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MNI BRIEF: RBA Says Expensive Home Prices To Fall Most

MNI (PERTH)
MNI (Perth)

RBA's Kearns says modelling showing house price declines are not a predeiction.

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The Reserve Bank of Australia’s head of Domestic Markets, Jonathan Kearns, said houses in expensive suburbs are the most sensitive to interest rate changes, adding that apartments are less likely to suffer price swings than houses. He attempted to downplay modelling contained in the Bank’s April Financial Stability Review that showed a 15% decline in house prices based on a 200 bps increase in rates, saying “it was not actually a prediction” but rather an estimate of the sensitivity of house prices to interest rates.

However, Kearns said its user-cost model showed that if interest rates were 200 bps higher “forever” then house prices would end up being 30% lower than if interest rates had not changed. However, if interest rate reverted to their initial levels after two years, then the interest rate impact would unwind. Governor Philip Lowe last week said he would not be surprised if home prices fell a “cumulative” 10%.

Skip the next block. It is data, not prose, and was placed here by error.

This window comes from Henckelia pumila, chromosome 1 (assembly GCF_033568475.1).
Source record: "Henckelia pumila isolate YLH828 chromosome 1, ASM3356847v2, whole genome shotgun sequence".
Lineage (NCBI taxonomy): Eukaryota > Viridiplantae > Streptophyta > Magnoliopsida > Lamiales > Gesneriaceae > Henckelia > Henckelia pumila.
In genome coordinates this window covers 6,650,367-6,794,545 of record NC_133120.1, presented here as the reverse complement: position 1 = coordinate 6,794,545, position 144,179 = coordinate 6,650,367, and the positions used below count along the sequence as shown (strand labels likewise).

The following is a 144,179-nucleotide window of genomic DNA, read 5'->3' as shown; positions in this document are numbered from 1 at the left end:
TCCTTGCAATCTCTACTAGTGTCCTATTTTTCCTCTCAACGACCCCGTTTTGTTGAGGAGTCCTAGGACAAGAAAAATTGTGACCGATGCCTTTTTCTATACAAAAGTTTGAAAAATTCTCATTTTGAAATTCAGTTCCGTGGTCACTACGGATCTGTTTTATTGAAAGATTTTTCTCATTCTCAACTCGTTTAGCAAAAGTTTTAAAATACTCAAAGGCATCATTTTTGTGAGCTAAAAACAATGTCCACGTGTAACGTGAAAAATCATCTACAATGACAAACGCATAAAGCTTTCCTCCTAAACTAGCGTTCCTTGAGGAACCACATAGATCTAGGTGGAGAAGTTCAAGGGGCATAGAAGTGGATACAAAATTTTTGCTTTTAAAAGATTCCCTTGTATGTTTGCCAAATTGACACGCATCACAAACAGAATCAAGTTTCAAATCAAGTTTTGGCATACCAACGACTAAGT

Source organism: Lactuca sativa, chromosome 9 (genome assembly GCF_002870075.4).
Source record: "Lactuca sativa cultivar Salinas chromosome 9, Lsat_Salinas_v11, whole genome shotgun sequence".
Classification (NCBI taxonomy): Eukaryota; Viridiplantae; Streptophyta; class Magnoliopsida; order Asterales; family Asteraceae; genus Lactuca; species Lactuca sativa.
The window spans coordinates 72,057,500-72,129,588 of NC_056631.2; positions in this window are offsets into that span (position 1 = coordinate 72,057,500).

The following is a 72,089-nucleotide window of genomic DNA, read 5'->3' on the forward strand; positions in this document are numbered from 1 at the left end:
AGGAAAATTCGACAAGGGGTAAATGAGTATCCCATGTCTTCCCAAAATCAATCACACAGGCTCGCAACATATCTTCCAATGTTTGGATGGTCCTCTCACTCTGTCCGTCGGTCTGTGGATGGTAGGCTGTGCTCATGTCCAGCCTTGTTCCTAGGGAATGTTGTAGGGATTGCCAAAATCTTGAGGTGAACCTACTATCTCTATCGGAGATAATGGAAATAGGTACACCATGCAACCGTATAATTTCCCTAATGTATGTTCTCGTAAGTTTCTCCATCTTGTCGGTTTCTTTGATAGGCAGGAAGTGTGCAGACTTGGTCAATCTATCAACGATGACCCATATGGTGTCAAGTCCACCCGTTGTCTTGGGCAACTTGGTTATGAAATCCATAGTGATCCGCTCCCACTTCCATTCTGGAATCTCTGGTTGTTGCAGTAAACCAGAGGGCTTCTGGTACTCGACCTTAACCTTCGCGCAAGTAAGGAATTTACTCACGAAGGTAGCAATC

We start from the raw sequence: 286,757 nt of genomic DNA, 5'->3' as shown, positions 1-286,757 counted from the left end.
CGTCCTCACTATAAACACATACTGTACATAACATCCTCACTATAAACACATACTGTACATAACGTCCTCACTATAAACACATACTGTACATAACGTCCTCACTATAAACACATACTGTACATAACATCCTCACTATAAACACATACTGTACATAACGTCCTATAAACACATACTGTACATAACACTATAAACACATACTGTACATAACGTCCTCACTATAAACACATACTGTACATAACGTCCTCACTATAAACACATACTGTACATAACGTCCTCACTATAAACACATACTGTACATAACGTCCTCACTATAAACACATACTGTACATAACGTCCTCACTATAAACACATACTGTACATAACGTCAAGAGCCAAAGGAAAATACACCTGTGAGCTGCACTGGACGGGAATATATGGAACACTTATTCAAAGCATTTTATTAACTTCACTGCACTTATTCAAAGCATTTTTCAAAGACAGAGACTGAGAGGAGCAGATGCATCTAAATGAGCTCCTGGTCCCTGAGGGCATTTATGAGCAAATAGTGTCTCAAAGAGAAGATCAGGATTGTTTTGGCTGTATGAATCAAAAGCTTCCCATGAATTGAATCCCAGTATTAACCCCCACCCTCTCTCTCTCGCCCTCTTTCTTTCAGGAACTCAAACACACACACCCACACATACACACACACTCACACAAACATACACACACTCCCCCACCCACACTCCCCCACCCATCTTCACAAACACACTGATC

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The Reserve Bank of Australia’s head of Domestic Markets, Jonathan Kearns, said houses in expensive suburbs are the most sensitive to interest rate changes, adding that apartments are less likely to suffer price swings than houses. He attempted to downplay modelling contained in the Bank’s April Financial Stability Review that showed a 15% decline in house prices based on a 200 bps increase in rates, saying “it was not actually a prediction” but rather an estimate of the sensitivity of house prices to interest rates.

However, Kearns said its user-cost model showed that if interest rates were 200 bps higher “forever” then house prices would end up being 30% lower than if interest rates had not changed. However, if interest rate reverted to their initial levels after two years, then the interest rate impact would unwind. Governor Philip Lowe last week said he would not be surprised if home prices fell a “cumulative” 10%.

Keep reading...Show less